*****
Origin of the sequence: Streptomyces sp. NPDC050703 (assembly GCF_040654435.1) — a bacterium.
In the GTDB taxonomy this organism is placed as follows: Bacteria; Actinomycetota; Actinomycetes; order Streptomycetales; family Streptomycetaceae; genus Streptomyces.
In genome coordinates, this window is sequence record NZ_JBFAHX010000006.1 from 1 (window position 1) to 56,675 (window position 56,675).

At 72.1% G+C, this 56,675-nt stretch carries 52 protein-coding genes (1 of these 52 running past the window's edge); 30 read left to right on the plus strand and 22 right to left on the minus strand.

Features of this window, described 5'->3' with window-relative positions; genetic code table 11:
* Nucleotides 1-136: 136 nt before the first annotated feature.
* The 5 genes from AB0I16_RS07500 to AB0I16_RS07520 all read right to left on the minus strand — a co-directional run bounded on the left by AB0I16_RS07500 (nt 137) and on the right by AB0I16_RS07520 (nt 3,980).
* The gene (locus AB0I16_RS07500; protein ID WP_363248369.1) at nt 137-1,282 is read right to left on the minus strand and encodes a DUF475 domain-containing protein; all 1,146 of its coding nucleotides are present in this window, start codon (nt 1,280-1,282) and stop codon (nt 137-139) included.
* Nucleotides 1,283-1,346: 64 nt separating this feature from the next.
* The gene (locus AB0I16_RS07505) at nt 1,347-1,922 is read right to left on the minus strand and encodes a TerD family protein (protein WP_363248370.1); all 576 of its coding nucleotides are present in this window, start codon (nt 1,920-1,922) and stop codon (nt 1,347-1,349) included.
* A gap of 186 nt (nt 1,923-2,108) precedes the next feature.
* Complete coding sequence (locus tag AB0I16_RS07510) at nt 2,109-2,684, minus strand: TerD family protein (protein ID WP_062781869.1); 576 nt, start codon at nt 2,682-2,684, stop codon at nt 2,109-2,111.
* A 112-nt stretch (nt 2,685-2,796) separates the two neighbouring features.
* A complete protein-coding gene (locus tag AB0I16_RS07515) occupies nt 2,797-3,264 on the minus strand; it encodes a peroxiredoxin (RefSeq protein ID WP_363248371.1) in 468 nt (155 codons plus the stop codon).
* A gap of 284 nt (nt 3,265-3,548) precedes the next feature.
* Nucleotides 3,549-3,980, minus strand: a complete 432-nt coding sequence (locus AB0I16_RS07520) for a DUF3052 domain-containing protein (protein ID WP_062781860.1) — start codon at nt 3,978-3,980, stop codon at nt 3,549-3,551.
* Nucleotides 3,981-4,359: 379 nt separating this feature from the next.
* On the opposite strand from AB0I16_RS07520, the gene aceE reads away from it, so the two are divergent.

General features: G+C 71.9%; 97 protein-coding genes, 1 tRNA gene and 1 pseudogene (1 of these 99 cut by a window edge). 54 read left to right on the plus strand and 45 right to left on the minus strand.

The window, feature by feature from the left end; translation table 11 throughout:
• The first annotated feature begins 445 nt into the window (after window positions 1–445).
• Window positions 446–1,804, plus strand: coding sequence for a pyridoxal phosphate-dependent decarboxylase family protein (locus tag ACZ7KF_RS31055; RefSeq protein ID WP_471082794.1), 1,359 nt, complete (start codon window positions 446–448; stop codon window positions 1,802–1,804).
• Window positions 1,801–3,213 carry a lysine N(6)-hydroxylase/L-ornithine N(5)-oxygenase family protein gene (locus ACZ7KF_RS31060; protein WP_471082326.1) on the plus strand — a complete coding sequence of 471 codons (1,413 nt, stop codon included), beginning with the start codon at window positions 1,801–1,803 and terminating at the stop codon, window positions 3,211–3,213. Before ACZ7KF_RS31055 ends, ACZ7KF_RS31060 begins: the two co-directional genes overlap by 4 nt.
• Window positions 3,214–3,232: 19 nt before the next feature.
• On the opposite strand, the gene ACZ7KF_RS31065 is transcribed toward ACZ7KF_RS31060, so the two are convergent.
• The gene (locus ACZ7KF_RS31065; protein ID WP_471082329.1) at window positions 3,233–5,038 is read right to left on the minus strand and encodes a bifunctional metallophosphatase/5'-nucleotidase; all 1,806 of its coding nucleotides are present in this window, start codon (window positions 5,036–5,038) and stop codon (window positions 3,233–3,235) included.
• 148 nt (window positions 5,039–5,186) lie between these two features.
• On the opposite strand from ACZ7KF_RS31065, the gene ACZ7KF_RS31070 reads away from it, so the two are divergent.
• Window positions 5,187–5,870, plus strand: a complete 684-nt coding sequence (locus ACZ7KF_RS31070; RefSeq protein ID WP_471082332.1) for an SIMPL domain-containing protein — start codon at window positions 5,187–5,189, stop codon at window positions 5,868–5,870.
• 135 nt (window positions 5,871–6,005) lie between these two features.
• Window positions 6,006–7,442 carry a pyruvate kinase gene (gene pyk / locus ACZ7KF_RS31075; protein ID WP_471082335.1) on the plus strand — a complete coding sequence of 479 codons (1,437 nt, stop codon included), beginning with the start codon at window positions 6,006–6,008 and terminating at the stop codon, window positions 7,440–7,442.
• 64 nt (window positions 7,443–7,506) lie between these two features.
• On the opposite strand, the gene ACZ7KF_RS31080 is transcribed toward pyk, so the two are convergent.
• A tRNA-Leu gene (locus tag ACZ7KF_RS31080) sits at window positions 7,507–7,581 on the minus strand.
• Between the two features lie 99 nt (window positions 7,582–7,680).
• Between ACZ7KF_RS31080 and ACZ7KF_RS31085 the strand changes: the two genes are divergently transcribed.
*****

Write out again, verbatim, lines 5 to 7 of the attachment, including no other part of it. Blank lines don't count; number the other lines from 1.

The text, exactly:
Features of this window, described 5'->3' with window-relative positions; genetic code table 11:
* Nucleotides 1-136: 136 nt before the first annotated feature.
* The 5 genes from AB0I16_RS07500 to AB0I16_RS07520 all read right to left on the minus strand — a co-directional run bounded on the left by AB0I16_RS07500 (nt 137) and on the right by AB0I16_RS07520 (nt 3,980).